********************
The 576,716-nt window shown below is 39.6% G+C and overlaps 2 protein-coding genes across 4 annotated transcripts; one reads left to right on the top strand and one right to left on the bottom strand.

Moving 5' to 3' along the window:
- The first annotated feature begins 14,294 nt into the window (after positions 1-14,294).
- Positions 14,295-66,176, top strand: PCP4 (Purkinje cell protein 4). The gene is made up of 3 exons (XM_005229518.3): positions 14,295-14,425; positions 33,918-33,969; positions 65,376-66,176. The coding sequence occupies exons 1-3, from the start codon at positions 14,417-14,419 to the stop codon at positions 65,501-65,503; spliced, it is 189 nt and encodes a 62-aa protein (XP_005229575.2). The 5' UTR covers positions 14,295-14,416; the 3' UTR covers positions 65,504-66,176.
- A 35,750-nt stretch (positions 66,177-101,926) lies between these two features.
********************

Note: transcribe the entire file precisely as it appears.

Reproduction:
The 576,716-nt window shown below is 39.6% G+C and overlaps 2 protein-coding genes across 4 annotated transcripts; one reads left to right on the top strand and one right to left on the bottom strand.

Moving 5' to 3' along the window:
- The first annotated feature begins 14,294 nt into the window (after positions 1-14,294).
- Positions 14,295-66,176, top strand: PCP4 (Purkinje cell protein 4). The gene is made up of 3 exons (XM_005229518.3): positions 14,295-14,425; positions 33,918-33,969; positions 65,376-66,176. The coding sequence occupies exons 1-3, from the start codon at positions 14,417-14,419 to the stop codon at positions 65,501-65,503; spliced, it is 189 nt and encodes a 62-aa protein (XP_005229575.2). The 5' UTR covers positions 14,295-14,416; the 3' UTR covers positions 65,504-66,176.
- A 35,750-nt stretch (positions 66,177-101,926) lies between these two features.